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Why Is Gun Violence Rising in D.C., Memphis and Greensboro?

While the rates of gun violence are falling in many places, there is a small handful where it is rising. New Orleans-based crime analyst Jeff Asher says that none of the places with surging murders publishes specific shooting data, and "trying to explain the outliers is more challenging than coming up with explanations for the norm."

Asher's murder dashboard has updated data for 171 cities and murder is down in around 70 percent of them.

There are 77 cities with data available through the end of September and had at least 20 or more murders through September 2022. Of the 77 cities that fit the criteria, murder is up 20 percent or more in four of them while murder is down 20 percent or more in 31 of them.

Seattle is close at +19.1 percent, but gun violence is not surging in Seattle given that the city’s shooting data shows just one more shooting victim in 2023 than in 2022 through October.

The four cities with big rises in murder this year based on the above criteria are Memphis, Washington, D.C., Greensborn, N.C., and Shreveport, La.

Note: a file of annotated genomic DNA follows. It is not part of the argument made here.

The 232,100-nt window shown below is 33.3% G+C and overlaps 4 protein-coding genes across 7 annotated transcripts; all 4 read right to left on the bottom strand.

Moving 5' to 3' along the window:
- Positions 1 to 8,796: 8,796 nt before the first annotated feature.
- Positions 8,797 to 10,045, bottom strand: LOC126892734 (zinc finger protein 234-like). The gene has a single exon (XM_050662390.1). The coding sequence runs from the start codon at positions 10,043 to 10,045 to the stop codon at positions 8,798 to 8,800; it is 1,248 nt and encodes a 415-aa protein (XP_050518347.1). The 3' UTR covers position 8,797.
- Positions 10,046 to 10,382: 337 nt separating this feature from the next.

Other places are seeing increasing murders this year — like Dallas, Kansas City, and Columbus — but the increases are more muted and could be due to randomness, Asher says.

Why is murder, and specifically fatal shootings, surging in a few cities while it plunges across much of the country? Firearm murders were declining in D.C. Memphis, and Greensboro in the latter half of 2022, so much so that all three had fewer firearm murders in 2022 than in 2021. That decline shifted to an increase sometime in the beginning of 2023 in all three cities.

There is a clear event that may have contributed to rising gun violence in Memphis — the killing of Tyre Nichols in early January 2023.

D.C. and Greensboro have no such obvious external events.

It does not make sense for increasing gun violence in those cities to be driven by the same factors that are driving killings in Memphis up while cities much closer geographically are not clearly affected.

The most compelling answer to this riddle is that these cities are outliers, Asher concludes.


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